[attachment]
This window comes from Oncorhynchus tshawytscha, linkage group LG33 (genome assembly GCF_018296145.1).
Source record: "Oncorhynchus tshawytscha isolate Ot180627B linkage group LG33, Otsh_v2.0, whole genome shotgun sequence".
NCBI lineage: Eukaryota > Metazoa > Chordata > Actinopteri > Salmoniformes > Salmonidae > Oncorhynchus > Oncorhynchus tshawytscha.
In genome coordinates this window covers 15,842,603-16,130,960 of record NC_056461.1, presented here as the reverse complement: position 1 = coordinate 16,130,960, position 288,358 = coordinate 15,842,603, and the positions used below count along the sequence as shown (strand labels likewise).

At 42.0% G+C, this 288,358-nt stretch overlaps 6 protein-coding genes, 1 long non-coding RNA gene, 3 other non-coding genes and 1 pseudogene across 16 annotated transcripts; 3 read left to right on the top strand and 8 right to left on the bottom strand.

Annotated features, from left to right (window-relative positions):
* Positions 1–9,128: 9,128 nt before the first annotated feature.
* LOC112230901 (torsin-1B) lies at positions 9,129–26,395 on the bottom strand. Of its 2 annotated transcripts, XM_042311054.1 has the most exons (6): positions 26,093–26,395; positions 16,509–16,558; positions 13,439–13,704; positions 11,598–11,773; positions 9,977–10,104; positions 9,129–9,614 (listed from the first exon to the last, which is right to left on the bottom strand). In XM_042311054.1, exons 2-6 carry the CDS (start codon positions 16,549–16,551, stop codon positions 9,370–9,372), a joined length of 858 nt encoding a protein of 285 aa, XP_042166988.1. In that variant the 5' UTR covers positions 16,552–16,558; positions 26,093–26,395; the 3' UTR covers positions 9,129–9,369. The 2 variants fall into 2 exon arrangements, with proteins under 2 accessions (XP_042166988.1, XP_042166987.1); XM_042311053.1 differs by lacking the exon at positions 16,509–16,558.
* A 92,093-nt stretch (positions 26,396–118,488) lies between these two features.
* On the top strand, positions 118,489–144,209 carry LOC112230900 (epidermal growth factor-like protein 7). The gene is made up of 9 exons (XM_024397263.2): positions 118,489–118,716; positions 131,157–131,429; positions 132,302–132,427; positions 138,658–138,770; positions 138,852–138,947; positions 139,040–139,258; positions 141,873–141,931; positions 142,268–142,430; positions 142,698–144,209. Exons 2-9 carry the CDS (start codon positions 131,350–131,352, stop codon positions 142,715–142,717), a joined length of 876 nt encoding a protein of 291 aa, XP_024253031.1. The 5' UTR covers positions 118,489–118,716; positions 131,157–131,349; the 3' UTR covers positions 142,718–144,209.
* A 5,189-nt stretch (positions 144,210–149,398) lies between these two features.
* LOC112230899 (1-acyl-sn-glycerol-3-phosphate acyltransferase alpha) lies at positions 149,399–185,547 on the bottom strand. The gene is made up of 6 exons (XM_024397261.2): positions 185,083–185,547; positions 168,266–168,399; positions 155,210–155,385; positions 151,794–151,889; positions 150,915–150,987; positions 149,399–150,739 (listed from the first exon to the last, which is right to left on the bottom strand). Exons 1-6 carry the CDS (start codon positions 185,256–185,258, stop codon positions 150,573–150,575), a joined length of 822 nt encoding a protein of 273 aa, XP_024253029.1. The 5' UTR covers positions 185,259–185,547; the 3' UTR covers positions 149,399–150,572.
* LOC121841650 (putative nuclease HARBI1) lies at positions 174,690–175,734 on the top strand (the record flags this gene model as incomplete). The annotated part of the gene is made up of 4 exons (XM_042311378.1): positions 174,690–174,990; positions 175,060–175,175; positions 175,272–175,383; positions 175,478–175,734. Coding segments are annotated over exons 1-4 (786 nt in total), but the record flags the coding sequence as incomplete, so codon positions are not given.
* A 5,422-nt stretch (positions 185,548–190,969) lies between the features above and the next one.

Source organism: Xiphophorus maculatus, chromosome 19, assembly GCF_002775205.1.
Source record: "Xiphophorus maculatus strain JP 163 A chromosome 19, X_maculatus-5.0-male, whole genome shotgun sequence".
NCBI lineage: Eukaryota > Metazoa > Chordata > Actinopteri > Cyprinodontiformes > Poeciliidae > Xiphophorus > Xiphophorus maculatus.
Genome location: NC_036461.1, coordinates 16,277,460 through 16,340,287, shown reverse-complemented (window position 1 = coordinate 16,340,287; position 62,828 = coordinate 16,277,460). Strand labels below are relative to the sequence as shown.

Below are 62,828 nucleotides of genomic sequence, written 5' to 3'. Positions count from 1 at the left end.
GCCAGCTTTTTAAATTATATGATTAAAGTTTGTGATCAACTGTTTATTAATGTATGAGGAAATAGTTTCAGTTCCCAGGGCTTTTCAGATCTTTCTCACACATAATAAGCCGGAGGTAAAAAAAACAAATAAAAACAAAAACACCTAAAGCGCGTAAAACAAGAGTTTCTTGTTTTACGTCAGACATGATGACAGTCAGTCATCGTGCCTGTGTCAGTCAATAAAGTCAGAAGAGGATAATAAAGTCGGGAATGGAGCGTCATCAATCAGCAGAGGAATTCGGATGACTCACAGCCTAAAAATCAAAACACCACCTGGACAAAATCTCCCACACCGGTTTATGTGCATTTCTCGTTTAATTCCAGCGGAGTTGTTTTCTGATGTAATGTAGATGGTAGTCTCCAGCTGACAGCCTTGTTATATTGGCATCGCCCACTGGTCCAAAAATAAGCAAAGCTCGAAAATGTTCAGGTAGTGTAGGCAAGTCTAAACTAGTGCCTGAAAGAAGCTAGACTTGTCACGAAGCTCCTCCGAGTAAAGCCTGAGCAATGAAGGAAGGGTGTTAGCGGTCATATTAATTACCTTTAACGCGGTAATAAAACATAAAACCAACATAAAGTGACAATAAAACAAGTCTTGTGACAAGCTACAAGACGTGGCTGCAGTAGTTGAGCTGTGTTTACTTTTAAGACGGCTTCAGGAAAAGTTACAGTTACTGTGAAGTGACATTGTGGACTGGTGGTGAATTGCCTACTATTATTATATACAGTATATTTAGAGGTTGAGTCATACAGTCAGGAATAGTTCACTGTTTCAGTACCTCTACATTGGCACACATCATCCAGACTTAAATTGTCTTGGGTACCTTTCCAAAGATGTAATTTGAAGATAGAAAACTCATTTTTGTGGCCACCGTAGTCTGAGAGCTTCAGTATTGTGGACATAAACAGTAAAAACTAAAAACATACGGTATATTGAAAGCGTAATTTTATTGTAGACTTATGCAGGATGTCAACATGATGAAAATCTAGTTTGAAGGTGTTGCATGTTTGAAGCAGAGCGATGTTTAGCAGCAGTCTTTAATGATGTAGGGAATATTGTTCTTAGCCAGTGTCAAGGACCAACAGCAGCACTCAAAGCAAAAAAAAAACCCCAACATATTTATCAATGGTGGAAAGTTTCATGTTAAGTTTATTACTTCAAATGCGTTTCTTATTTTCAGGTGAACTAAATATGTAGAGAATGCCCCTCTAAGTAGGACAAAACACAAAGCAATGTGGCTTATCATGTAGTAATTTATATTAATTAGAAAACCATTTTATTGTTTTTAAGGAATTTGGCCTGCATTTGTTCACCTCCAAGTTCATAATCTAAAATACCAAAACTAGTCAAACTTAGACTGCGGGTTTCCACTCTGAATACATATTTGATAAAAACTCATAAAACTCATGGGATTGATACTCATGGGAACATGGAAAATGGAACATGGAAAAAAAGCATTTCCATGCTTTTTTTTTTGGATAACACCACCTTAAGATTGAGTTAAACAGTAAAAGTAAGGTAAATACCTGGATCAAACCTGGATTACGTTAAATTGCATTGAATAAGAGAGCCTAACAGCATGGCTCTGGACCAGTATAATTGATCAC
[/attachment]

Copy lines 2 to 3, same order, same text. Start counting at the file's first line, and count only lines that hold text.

Source record: "Oncorhynchus tshawytscha isolate Ot180627B linkage group LG33, Otsh_v2.0, whole genome shotgun sequence".
NCBI lineage: Eukaryota > Metazoa > Chordata > Actinopteri > Salmoniformes > Salmonidae > Oncorhynchus > Oncorhynchus tshawytscha.